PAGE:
UK workers lose over five days a year to commuting problems

Employees are wasting an average of 2.7 hours a week due to travel disruption or delays. Photo: Getty

Employees are losing over five days of their time a year due to commuting problems, a new survey has found.

UK workers are wasting an average of 2.7 hours a week due to travel disruption or delays. This equates to 125 hours, or more than five days, lost per year, according to a survey of 2,000 employees by the Confederation of British Industry (CBI) and Porter Novelli/Opinium.

CBI is calling for improvements to transport infrastructure across the country. They are working with consultancy firm KPMG on a new 18-month campaign called “The Future of Commuting” to highlight the need to make commuting more affordable, environmentally friendly, and reliable for communities across the UK.

READ MORE: UK commuters spend £1.8bn a year on train tickets

Matthew Fell, CBI chief UK policy director, said: “As we head into a new year, and a new decade, commuters will be anxious to see what the new Government’s spending commitments will mean for them.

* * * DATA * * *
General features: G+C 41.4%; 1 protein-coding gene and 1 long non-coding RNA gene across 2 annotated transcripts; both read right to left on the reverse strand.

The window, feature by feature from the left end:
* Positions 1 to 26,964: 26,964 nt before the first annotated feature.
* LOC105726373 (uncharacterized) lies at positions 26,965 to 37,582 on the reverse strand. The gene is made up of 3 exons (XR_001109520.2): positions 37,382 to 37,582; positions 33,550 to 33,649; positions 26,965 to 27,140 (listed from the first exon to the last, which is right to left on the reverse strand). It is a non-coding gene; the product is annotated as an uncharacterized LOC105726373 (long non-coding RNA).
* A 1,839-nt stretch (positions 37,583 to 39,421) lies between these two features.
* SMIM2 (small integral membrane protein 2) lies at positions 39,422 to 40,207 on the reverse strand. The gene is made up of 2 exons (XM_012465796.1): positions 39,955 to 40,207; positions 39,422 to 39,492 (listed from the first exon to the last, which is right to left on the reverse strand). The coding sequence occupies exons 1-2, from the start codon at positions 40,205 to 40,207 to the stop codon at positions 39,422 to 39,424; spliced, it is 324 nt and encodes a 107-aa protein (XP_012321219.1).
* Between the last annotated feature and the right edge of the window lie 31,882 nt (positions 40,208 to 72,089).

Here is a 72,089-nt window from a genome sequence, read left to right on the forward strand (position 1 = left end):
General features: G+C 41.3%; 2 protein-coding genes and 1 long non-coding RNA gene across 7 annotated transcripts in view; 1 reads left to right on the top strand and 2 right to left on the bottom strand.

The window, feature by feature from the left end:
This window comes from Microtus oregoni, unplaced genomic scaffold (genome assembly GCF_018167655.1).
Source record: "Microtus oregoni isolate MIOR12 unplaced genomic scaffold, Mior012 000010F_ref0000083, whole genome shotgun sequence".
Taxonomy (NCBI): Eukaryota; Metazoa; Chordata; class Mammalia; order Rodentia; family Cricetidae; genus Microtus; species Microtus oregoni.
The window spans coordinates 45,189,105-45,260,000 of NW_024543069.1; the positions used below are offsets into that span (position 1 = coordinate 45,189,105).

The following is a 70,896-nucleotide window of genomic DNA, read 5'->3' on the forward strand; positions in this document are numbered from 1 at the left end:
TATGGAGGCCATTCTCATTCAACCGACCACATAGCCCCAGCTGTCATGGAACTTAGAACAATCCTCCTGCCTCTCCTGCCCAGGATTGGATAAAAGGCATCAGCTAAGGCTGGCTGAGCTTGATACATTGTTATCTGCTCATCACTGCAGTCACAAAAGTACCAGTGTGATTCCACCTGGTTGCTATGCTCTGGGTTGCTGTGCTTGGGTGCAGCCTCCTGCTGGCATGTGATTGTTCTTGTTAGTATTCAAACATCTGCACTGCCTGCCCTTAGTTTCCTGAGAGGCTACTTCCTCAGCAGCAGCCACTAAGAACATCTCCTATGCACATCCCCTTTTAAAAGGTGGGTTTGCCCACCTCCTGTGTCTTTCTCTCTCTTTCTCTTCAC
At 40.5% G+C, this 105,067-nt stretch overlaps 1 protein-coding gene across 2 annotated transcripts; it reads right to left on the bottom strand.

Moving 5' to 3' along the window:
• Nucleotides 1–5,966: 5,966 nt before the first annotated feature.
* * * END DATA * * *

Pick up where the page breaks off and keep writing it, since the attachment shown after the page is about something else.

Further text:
“Encountering delay and disruption far too often, employees up and down the UK want a cheaper, greener and more reliable commute.

“This will only be achieved by business and the government working together to invest and deliver the right infrastructure, and make better use of existing capacity on our networks – from a plan for a more accountable rail system to expanding smart ticketing and promoting flexible working.”

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The campaign comes after a turbulent year for some of the country’s biggest commuter rail networks. South Western Railway passengers were affected by strike throughout December, while there was extensive disruption to Northern, TransPennine Express, and West Midlands Trains services during much of 2019.

Ed Thomas, head of transport at KPMG UK, said: “The election saw a broad consensus between the parties around the importance of transport infrastructure and green investment.

“However, a number of these issues have been talked about for years and commuters now want to see this talk translate into action.

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“Whether it be developing new models for funding and delivering transport infrastructure in the North and Midlands, simplifying our system of rail fares or determining how government and business can work together to meet the challenges posed by net-zero, transforming the experience of commuters is an area where the UK needs to build some real momentum.”

As train fares went up by 2.7% last week transport secretary Grant Shapps said: “This government will improve the railway system to ensure the focus is always on putting passengers first.”

Shapps also announced that he had begun the process of stripping Northern rail of its franchise after years of poor performance.